A stunning landscape of limestone formations, islands and turquoise lagoons that is part of a UNESCO-listed geopark was ordered shut indefinitely yesterday after a giant stone outcropping fell into the sea.
The Prasat Hin Pan Yod (Stone castle of a thousand spires) in southern Satun province was closed until further notice after a portion of it collapsed in the Satun Geopark, which is recognized by UNESCO for its abundance of ancient fossils.
Fearing harm to visitors, Mo Ko Phetra National Park chief Wittaya Buapol ordered his team to cordon off the site, considered the geopark’s most outstanding, with red flags to keep tourists and local fishing boats clear of the area.
Wittaya said the area can reopen as soon as experts confirm it is safe for visit again.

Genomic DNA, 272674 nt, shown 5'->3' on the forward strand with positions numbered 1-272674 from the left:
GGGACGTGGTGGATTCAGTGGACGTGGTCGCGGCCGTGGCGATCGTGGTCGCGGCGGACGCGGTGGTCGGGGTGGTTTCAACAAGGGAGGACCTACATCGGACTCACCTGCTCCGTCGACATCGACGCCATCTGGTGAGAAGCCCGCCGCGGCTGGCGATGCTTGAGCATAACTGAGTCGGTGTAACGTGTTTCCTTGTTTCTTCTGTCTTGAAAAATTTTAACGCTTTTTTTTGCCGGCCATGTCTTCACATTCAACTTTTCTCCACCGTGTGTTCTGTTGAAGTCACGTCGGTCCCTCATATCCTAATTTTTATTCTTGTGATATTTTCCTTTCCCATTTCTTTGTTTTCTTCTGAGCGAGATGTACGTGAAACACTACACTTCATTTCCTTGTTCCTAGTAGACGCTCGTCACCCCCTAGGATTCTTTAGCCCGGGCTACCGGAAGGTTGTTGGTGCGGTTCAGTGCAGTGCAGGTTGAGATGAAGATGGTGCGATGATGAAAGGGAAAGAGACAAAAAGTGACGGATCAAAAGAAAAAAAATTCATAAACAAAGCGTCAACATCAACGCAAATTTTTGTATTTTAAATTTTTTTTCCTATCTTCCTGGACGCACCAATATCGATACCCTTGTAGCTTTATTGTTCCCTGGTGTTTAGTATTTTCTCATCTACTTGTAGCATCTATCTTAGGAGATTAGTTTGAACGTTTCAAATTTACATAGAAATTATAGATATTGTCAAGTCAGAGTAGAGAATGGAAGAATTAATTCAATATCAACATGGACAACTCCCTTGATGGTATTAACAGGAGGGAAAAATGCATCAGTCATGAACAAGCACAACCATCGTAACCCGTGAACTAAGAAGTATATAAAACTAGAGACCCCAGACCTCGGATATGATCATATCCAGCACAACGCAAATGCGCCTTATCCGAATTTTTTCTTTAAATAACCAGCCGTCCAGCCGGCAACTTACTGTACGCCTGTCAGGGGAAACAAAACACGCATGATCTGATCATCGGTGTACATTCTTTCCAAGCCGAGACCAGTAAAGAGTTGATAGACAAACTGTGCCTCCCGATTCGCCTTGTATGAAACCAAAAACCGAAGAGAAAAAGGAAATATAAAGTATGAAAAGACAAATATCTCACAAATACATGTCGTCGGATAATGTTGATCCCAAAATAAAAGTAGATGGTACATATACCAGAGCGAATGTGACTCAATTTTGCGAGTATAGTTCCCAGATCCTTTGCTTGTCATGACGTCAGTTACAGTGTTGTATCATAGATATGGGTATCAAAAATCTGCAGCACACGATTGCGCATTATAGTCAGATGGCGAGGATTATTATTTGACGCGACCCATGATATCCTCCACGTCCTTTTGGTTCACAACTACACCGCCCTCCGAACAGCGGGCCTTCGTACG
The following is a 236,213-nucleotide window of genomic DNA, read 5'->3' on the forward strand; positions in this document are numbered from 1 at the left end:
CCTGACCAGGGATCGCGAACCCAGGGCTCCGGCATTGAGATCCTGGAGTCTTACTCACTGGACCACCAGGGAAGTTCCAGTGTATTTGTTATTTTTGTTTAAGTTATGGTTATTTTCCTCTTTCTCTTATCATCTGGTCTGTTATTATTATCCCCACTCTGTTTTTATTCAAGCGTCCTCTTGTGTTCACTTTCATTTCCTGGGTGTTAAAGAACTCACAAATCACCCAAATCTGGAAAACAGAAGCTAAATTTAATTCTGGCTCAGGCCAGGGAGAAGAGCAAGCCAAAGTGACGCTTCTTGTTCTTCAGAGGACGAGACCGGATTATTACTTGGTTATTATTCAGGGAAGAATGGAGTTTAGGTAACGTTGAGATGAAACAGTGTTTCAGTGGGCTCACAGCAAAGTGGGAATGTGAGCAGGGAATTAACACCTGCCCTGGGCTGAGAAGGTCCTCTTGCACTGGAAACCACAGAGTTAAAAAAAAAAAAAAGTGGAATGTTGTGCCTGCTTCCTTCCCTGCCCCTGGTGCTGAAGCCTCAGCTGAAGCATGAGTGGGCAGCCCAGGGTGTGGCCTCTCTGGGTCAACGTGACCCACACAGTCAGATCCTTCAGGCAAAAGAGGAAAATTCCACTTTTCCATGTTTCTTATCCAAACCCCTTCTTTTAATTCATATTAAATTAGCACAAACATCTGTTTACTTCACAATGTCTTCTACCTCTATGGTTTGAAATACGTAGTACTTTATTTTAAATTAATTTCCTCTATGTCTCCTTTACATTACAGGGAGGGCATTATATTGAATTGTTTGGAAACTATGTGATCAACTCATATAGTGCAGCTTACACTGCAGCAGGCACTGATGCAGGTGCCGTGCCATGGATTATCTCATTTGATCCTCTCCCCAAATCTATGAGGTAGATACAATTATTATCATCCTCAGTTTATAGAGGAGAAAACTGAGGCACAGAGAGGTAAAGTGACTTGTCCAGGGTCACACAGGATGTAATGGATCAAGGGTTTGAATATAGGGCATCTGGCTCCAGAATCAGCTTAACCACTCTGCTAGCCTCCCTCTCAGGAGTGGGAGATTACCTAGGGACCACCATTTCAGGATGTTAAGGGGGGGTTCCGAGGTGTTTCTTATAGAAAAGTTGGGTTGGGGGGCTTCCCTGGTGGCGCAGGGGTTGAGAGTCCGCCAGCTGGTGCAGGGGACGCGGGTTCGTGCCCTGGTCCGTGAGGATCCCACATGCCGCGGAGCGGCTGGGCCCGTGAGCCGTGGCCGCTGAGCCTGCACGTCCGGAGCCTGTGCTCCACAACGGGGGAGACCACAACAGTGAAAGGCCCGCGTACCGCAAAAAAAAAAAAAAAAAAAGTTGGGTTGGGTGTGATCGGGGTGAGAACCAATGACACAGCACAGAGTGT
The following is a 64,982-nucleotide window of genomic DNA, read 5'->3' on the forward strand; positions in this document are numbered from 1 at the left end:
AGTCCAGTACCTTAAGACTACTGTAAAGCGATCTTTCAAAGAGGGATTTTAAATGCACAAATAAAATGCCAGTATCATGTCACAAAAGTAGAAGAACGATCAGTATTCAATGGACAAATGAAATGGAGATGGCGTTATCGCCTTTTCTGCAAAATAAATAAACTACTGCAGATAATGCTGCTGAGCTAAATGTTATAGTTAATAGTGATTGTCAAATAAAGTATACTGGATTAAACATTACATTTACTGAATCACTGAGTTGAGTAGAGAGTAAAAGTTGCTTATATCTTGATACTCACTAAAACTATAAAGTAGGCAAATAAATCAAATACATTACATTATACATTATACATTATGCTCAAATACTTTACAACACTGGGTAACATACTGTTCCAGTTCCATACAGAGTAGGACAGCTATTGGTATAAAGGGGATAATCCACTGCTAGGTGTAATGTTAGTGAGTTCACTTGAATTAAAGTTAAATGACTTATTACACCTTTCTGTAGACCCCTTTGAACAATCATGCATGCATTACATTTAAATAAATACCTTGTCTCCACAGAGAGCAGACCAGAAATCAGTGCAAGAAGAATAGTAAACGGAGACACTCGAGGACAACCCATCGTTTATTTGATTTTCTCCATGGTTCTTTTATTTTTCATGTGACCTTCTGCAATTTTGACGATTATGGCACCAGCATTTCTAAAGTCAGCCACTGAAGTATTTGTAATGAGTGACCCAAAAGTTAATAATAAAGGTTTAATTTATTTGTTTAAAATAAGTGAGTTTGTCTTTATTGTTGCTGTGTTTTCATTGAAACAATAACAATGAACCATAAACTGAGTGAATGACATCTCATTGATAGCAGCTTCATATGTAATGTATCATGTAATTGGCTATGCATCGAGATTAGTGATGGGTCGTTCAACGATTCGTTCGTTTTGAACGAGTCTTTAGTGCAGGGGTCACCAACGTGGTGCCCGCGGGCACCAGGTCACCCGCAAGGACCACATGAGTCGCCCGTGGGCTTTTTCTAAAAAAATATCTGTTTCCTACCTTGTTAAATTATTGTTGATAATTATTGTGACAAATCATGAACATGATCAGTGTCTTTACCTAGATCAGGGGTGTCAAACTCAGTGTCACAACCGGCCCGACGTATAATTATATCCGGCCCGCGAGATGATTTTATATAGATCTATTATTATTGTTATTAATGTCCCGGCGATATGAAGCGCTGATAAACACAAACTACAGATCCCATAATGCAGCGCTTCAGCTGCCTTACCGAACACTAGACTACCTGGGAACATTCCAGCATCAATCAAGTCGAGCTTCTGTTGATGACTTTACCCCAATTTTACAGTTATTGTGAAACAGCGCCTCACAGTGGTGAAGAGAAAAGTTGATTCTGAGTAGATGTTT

In October, one-fifth of the coral off a small islet in the Andaman Sea was destroyed after roughly 50,000 tons of cliff collapsed into the water.
The Satun Geopark, covering 2,479 square kilometers and four districts of Satun, won UNESCO designation in 2018 as Thailand’s first such park. It contains more than 500 million years of geological and natural history and is referred to as the “Land of Palaeozoic fossils.”
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